Looking at who predicted the victory of the populists before 2016 helps us sift through the deluge of ex post facto rationalisations.
Bernard Connolly wrote The Rotten Heart of Europe in 1995. Connolly previously worked at the European Commission. He rose to head of the unit responsible for the European Monetary System and monetary policies. The book delivered a harsh attack on the European project for monetary union, and warned of disaster ahead.
Connolly saw the monetary policy as a political fudge that was created for one reason – to advance the geo-strategic goals of France and Germany. It was neither a rational economic scheme, nor as often claimed, a symbol of good will between nations. Both France and Germany planned to use monetary union to gain more control over international affairs.
With very different geo-strategic interests Britain had little to gain and much to lose from participating in monetary union. The design of monetary union made it brittle and prone to catastrophic failure:
- There was absolutely no economic rationale for monetary union. No other trading area has adopted a single currency.
- There was no support for the policy from the European populous. It could only ever be implemented as a top-down initiative.
- The basic requirement for monetary union was missing. The people in every country must be prepared to let governments and central banks care more about economic conditions in the Community as a whole than their own country. That has never been the case, and the dynamics of the Euro ensure that community feeling is being progressively eroded.
- Germany only agreed to monetary union if there was a ‘no bail out’ condition for the ECB. Germany is also unwilling to support a transfer union. A crisis of the kind that brought down the ERM was inevitable, but within the constraints of the Euro no resolution was possible.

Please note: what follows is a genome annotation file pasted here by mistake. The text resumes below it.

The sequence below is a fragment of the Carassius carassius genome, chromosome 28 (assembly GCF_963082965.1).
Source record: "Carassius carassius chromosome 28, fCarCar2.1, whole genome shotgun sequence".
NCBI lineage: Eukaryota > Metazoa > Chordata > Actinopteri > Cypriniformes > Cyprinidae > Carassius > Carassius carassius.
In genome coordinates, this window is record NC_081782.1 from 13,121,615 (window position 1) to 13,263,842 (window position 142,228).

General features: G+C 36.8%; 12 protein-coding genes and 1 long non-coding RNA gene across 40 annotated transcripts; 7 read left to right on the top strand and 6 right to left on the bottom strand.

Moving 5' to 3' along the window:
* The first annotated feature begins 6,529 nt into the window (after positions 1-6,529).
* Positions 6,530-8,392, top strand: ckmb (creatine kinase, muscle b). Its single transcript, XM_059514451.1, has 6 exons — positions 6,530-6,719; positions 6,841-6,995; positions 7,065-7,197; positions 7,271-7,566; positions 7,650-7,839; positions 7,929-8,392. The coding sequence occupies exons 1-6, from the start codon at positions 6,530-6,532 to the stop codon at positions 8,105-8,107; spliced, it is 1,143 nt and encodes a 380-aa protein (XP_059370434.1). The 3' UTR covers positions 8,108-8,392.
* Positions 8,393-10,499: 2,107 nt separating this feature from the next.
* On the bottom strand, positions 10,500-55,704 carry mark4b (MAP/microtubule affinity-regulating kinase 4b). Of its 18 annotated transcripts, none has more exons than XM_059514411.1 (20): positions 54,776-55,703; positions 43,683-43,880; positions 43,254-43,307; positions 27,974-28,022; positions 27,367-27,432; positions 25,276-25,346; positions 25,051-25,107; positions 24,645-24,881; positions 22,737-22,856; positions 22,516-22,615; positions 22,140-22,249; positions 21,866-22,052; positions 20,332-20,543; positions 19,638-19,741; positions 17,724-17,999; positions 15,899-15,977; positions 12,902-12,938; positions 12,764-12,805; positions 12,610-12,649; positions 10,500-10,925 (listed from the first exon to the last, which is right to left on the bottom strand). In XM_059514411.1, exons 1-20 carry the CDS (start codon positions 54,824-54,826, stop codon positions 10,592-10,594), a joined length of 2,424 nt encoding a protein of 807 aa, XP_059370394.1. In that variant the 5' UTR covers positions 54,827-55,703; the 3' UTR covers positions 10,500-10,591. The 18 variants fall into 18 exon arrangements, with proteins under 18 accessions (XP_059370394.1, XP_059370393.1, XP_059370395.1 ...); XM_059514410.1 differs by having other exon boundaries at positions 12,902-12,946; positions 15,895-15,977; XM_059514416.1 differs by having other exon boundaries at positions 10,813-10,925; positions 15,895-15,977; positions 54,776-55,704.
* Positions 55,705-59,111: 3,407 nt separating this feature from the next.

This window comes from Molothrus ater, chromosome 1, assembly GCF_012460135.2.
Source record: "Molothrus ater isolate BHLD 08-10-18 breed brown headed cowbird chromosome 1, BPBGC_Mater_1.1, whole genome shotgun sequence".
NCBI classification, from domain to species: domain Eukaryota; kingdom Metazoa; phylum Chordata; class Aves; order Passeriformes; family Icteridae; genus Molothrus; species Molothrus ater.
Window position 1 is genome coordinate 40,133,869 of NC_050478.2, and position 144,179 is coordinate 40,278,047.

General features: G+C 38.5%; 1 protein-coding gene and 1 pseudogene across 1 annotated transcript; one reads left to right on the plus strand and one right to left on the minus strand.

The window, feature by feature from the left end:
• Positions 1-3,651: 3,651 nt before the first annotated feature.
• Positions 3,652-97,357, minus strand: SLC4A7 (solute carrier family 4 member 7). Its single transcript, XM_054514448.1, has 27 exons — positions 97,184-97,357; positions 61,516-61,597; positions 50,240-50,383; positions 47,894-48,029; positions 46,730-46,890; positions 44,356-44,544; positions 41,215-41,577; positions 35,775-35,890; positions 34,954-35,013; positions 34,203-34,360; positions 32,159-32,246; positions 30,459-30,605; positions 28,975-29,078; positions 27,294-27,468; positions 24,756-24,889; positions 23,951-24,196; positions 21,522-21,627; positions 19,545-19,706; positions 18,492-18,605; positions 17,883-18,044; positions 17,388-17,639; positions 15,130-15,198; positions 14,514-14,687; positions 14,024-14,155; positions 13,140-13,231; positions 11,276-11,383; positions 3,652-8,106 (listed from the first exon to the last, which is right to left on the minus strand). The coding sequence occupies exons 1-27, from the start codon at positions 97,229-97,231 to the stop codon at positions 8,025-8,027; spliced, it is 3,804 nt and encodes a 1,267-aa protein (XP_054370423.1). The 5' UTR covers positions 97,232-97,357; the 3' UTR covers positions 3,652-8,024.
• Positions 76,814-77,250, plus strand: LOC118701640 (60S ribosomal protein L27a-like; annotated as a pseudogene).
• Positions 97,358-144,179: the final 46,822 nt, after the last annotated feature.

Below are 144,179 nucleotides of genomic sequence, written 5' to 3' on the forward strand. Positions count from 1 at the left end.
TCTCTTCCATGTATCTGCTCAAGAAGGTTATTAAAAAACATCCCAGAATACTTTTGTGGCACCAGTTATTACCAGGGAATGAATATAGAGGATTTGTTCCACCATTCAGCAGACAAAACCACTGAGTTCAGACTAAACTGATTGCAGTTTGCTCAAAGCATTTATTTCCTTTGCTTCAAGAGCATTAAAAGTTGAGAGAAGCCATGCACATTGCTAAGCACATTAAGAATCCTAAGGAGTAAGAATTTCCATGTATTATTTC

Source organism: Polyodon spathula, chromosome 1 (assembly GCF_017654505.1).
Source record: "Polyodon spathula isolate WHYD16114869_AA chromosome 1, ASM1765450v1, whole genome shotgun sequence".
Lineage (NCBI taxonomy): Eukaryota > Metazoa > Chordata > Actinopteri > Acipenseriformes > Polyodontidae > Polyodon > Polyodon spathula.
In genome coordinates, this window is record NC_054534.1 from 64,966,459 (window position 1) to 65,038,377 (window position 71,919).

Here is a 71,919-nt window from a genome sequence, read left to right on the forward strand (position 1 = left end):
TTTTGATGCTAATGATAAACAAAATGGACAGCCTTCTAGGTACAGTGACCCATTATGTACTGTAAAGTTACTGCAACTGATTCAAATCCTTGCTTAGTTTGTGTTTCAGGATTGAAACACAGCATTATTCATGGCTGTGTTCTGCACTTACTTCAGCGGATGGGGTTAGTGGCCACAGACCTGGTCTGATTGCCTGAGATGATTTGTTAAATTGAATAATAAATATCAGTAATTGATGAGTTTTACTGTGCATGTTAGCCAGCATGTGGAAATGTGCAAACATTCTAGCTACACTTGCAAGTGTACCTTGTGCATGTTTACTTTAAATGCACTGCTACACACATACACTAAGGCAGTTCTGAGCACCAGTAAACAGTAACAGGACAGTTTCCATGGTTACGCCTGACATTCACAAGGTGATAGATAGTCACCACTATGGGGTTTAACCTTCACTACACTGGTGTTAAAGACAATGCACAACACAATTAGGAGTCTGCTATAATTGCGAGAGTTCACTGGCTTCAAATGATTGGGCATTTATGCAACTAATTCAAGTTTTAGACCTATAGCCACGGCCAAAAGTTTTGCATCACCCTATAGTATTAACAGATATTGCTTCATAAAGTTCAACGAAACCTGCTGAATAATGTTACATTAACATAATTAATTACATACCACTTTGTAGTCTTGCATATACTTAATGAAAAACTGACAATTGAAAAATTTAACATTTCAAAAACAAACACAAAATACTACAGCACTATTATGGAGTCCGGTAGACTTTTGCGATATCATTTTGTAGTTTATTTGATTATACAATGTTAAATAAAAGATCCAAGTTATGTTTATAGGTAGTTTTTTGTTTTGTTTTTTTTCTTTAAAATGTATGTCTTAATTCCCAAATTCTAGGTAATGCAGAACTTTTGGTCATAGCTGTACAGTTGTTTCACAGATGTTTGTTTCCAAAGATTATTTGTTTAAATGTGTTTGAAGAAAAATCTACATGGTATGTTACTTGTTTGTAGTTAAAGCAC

- The EC absorbed the French conception of politics. Its proposes “political leadership” over markets and the electorate. In a democracy this requires a uniform record of economic success if it is ever to be stable. Given the flawed construction of the Euro this was very unlikely to occur. If the political elite continued its allegiance to monetary union actors outside the mainstream would be inevitably created to take up the anti-Euro flag. This guaranteed political instability.
In 1995 Connolly was widely regarded as an eccentric with a grudge against the EC. Unfortunately many of his predictions have come to pass.
The ills of contemporary Europe can be traced back to the fudges and compromises necessary to drag actors with very different interests and cultural outlooks into a single monetary system spanning 19 nations. The skulduggery, duplicity and conflicts necessary to achieve this objective have fatally weakened it. The ‘Europe’ it has created is a dangerous fantasy. Monetary union is inefficient and undemocratic, a danger to both our wealth and our freedoms, and ultimately to peace in Europe.
France and Germany are the EC
The central fact of the EC is that the Franco-German axis is the Community. The role of the other members is to give a ceremonial benediction to what the French and German leaders want to do. French and German geopolitical interests are complementary. But this does not extend to other members of the community. Britain favours a global, cooperative approach to monetary matters. France and Germany prefer to use money as a power-play against the US. For deep geo-strategic and cultural reasons, and contrary to all the claims of the Blair government, Britain was never and could never have been ‘at the heart of Europe’.